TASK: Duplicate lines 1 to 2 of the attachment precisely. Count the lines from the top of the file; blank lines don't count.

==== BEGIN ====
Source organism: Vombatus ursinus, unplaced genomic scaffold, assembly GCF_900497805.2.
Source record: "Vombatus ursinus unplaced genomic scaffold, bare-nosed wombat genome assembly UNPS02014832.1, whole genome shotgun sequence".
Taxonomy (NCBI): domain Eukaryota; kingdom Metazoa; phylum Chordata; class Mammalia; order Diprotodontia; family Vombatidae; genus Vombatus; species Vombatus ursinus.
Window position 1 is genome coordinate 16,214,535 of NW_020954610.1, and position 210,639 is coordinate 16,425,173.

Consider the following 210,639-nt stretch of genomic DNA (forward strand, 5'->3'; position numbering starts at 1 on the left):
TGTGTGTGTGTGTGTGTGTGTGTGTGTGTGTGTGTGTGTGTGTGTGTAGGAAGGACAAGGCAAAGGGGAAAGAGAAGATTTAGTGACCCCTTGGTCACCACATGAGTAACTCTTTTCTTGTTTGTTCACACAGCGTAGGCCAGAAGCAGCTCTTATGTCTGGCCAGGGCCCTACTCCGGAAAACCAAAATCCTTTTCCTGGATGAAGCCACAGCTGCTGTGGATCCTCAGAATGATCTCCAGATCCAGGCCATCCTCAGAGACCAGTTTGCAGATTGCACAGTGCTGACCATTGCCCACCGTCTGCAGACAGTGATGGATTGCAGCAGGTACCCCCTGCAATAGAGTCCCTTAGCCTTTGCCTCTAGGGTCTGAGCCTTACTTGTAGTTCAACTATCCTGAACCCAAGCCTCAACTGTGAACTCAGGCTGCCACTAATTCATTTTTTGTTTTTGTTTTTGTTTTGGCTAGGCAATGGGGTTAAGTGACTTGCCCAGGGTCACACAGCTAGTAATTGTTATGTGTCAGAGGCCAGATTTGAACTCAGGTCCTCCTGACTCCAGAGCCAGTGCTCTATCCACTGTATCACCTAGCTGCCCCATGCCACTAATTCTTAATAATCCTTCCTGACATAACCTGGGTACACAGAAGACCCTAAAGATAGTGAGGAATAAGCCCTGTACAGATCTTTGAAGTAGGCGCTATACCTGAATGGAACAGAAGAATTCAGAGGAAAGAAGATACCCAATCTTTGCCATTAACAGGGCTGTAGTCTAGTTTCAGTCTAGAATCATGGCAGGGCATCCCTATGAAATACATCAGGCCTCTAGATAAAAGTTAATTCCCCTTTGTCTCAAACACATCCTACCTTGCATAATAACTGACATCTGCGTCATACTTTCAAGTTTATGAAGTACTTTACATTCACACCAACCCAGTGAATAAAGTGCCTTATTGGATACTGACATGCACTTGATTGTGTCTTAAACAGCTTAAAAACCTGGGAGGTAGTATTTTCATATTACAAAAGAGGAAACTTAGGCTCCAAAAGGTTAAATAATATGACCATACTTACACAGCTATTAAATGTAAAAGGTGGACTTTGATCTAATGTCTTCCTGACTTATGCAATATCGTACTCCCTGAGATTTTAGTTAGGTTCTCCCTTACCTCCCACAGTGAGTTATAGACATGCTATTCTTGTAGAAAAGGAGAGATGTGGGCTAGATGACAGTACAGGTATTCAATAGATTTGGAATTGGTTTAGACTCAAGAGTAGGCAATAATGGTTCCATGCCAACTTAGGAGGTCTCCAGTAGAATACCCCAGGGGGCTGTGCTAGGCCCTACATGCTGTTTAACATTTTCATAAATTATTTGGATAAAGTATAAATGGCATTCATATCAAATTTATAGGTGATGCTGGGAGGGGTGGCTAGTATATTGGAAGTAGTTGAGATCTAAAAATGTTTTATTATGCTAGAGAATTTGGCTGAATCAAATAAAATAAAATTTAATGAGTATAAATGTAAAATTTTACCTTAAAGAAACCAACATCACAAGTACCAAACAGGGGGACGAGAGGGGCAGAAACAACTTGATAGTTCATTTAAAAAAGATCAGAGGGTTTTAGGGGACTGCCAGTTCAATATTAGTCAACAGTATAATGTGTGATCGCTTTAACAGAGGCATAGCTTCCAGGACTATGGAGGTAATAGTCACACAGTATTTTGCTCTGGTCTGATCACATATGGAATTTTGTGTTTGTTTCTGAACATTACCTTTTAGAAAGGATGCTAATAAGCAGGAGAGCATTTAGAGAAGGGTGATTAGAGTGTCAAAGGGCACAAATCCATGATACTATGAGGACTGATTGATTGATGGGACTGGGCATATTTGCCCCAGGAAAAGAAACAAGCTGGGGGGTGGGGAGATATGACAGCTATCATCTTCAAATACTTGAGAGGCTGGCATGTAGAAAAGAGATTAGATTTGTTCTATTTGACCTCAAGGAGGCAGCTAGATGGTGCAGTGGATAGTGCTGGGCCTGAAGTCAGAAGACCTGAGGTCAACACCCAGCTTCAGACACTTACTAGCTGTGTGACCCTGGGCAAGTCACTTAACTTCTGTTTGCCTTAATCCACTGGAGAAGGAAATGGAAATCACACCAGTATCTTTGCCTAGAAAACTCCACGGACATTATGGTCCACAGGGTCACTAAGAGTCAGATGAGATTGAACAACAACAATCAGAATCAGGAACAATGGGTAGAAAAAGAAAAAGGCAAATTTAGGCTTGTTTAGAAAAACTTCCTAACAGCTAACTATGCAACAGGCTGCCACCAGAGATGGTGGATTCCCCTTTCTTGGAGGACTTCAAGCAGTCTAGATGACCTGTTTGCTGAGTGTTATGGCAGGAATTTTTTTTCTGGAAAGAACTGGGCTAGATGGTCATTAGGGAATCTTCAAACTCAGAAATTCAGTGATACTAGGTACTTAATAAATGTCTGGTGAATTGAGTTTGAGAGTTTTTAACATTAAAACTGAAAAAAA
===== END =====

Source organism: Vombatus ursinus, unplaced genomic scaffold, assembly GCF_900497805.2.
Source record: "Vombatus ursinus unplaced genomic scaffold, bare-nosed wombat genome assembly UNPS02014832.1, whole genome shotgun sequence".